Procedure: Consider activation of students’ prior knowledge. What will that look like in your lesson? What’s the hook for your lesson? Will you start with a video, poem, song, story, tech tool? Teaching and learning activities are part of this process. What are the steps you’ll take as you present and guide this lesson? Scripting these out ahead of time can give a level of confidence to your lesson that is needed as you start, especially when you’re a new teacher.
Assessment: I once had a superintendent who said: “If it doesn’t get measured, it doesn’t get done.” And she was right! How do you know if your students “got it”? Assessment happens throughout the lesson. As you go through the process do you make notes, even mental ones, of how it’s going? As the lesson comes to a close, do you check for understanding to see if objectives were met? How will you assure that you get this done? All important questions that have to be tackled in our planning.
Reflection: Making time to reflect on lessons taught is the critical last step. The mark of a successful teacher is one who takes time to consistently evaluate and reevaluate their pedagogy. Do you agree? There are many ways to do this, but a journal that you keep with you at all times is an easy way to quickly write down thoughts about successful outcomes as well as areas that need improvement.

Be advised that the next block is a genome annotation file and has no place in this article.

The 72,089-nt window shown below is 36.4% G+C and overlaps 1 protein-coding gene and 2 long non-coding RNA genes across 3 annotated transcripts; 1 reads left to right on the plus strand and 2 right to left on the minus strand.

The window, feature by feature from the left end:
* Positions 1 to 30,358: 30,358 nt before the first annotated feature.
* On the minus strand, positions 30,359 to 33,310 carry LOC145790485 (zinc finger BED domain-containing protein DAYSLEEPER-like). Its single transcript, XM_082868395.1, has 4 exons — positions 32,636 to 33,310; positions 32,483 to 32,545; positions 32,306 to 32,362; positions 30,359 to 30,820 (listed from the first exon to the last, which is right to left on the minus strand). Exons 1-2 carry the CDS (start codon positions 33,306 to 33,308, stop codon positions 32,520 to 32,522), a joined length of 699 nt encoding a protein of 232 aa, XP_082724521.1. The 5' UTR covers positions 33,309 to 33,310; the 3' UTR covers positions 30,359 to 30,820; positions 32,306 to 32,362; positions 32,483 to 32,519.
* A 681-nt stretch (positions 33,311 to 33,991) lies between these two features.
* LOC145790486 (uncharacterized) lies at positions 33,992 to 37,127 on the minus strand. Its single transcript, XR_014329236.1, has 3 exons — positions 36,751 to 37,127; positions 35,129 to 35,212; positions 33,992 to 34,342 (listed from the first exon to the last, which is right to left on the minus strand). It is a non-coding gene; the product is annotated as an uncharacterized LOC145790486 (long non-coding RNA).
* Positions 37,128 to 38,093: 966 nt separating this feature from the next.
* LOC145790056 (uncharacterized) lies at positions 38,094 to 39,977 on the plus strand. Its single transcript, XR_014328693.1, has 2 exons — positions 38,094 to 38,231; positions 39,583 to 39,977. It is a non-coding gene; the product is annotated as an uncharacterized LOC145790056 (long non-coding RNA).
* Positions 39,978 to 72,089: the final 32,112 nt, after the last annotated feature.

Christine, lesson planning in any form is never easy, but let’s consistently do the work (which you do!) that’s needed to continue to make our lessons engaging and inspiring for our kids.
So now to answer your earlier question. I think as a new teacher one of the best “tools or resources” that can help with long and short-term planning is simply a good old-fashioned human being! OK, not just any human being but a teammate, colleague or mentor. I was surprised that as you shared your planning process it didn’t include what I like to call “teamies.” I can’t stress enough that the power of collaborative planning, especially as a new teacher changes everything! Grade level team planning and department level planning should be places to bounce around ideas that then leads to shared planning. Sitting with a mentor to get feedback on your lessons in the early years of teaching is invaluable. Weekly as I teach my university students they not only get feedback from me on lesson development but eventually they get it from their peers. It can be a bit intimidating at first, but in the long run, it will make you a better teacher.
Christine, that may not have been the answer you were looking for, but it’s the one I had to give. I’m a strong believer in cooperative lesson planning and hope that some of our readers will consider how they can begin to use this in their own planning process. Looking forward to your thoughts and our next topic!
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The opinions expressed in The New Teacher Chat: Advice, Tips, and Support are strictly those of the author(s) and do not reflect the opinions or endorsement of Editorial Projects in Education, or any of its publications.